SARE video series highlights farmer-led sustainable agriculture projects

Check out all 18 North Central Region Sustainable Agriculture Research and Education Farming Matters videos.

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A recent Farming Matters video highlights how students created a zine to share tips for growing mushrooms under transplant tables at the University of Michigan Campus Farm.

The Farming Matters video series highlights sustainable farming projects funded by the United Stated Department of Agriculture’s (USDA) North Central Region Sustainable Agriculture Research and Education (NCR-SARE) program. Many of the videos focus on farmer-led projects funded by NCR-SARE Farmer Rancher grants, but researchers, educators and other SARE grants are featured as well. Farm topics cover a diversity of farm enterprises from urban farming to cattle and from corn to chestnuts.

A recent video featured a University of Michigan Campus Farm project to raise mushrooms in unused space under transplant tables. Two University of Michigan students worked with farm manager Jeremy Moghtader to trial methods and timelines for growing mushrooms in a space that can be hotter, drier and sunnier than ideal, even for heat-tolerant mushroom strains. They created a zine to share the project results and tips for growing mushrooms in greenhouses with local farmers.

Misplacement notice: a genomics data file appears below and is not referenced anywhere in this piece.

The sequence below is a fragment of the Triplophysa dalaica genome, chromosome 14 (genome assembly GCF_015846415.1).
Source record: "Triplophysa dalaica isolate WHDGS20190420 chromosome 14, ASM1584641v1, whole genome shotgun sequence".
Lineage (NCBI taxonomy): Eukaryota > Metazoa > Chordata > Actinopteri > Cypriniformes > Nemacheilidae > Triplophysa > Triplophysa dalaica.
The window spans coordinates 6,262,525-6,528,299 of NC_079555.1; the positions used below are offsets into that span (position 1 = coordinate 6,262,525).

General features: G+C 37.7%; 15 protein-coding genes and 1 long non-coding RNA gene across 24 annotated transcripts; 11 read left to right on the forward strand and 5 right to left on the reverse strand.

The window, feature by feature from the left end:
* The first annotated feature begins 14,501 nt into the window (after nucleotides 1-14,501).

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Zine shares tips for raising mushrooms in a greenhouse in Michigan.

You can see the full Farming Matters video series or click on any of the video titles below:

Sustainable Agriculture Research and Education (SARE)

SARE is a USDA program that shares numerous resources for farmers and agriculture educators including books, bulletins, videos and more. For more information about SARE grants and resources, visit Michigan SARE or SARE.

North Central SARE grants include Farmer Rancher Grants, Research and Education Grants, Youth Educator Grants and other grant programs. You can find them all at NCR-SARE Grants . Michigan SARE grants include the Michigan SARE Travel Scholarship and two funding opportunities for people organizing sustainable agriculture workshops and conferences.

Michigan SARE coordinator Sarah Fronczak, Tribal SARE coordinator Emily Proctor and Katie Brandt from the Michigan State University Organic Farmer Training Program are glad to advise grant applicants, review proposals and support farmers, educators and students applying for NCR-SARE grants. Grant-writing support is available free of charge for all six North Central SARE grants and for Michigan SARE mini-grants. Email or with questions, to have a proposal reviewed or to set up a time to discuss your proposal idea. Tribal members and communities are encouraged to reach out to Emily Proctor at for assistance with SARE proposals.

The program aims to support an inclusive mix of farmers and does not discriminate on the basis of race, color, national origin, religion, sex, gender identity (including gender expression), sexual orientation, disability, age, marital status, family/parental status, income derived from a public assistance program or political beliefs.

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